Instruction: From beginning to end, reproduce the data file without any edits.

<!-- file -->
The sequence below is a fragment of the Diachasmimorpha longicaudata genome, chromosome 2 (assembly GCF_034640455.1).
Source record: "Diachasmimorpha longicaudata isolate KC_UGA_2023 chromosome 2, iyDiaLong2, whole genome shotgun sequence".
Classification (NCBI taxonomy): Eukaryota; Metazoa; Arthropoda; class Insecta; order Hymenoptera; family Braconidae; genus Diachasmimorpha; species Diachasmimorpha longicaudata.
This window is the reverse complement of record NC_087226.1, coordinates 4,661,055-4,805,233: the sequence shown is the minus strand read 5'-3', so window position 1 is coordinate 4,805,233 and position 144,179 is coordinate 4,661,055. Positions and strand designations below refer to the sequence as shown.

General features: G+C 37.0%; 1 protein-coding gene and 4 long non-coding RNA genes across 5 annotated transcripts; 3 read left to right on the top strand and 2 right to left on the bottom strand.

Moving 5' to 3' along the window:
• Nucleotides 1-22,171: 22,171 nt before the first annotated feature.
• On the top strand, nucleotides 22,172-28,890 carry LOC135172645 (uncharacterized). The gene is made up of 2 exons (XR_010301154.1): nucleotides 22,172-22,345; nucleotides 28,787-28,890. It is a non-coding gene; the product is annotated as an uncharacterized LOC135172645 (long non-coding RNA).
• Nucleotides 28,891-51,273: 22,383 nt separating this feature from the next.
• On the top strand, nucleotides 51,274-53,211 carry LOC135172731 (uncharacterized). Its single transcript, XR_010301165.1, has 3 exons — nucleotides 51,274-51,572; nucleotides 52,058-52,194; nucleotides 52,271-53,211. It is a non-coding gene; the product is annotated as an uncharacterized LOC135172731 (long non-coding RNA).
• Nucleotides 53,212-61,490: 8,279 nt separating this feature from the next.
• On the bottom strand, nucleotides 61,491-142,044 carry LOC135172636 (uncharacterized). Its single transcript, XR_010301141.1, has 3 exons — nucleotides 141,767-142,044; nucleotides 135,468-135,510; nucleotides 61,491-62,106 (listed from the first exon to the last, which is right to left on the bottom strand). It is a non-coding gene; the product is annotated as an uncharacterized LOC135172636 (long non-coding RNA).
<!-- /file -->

The sequence below is a fragment of the Diachasmimorpha longicaudata genome, chromosome 2 (assembly GCF_034640455.1).
Source record: "Diachasmimorpha longicaudata isolate KC_UGA_2023 chromosome 2, iyDiaLong2, whole genome shotgun sequence".
Classification (NCBI taxonomy): Eukaryota; Metazoa; Arthropoda; class Insecta; order Hymenoptera; family Braconidae; genus Diachasmimorpha; species Diachasmimorpha longicaudata.
This window is the reverse complement of record NC_087226.1, coordinates 4,661,055-4,805,233: the sequence shown is the minus strand read 5'-3', so window position 1 is coordinate 4,805,233 and position 144,179 is coordinate 4,661,055. Positions and strand designations below refer to the sequence as shown.

General features: G+C 37.0%; 1 protein-coding gene and 4 long non-coding RNA genes across 5 annotated transcripts; 3 read left to right on the top strand and 2 right to left on the bottom strand.

Moving 5' to 3' along the window:
• Nucleotides 1-22,171: 22,171 nt before the first annotated feature.
• On the top strand, nucleotides 22,172-28,890 carry LOC135172645 (uncharacterized). The gene is made up of 2 exons (XR_010301154.1): nucleotides 22,172-22,345; nucleotides 28,787-28,890. It is a non-coding gene; the product is annotated as an uncharacterized LOC135172645 (long non-coding RNA).
• Nucleotides 28,891-51,273: 22,383 nt separating this feature from the next.
• On the top strand, nucleotides 51,274-53,211 carry LOC135172731 (uncharacterized). Its single transcript, XR_010301165.1, has 3 exons — nucleotides 51,274-51,572; nucleotides 52,058-52,194; nucleotides 52,271-53,211. It is a non-coding gene; the product is annotated as an uncharacterized LOC135172731 (long non-coding RNA).
• Nucleotides 53,212-61,490: 8,279 nt separating this feature from the next.
• On the bottom strand, nucleotides 61,491-142,044 carry LOC135172636 (uncharacterized). Its single transcript, XR_010301141.1, has 3 exons — nucleotides 141,767-142,044; nucleotides 135,468-135,510; nucleotides 61,491-62,106 (listed from the first exon to the last, which is right to left on the bottom strand). It is a non-coding gene; the product is annotated as an uncharacterized LOC135172636 (long non-coding RNA).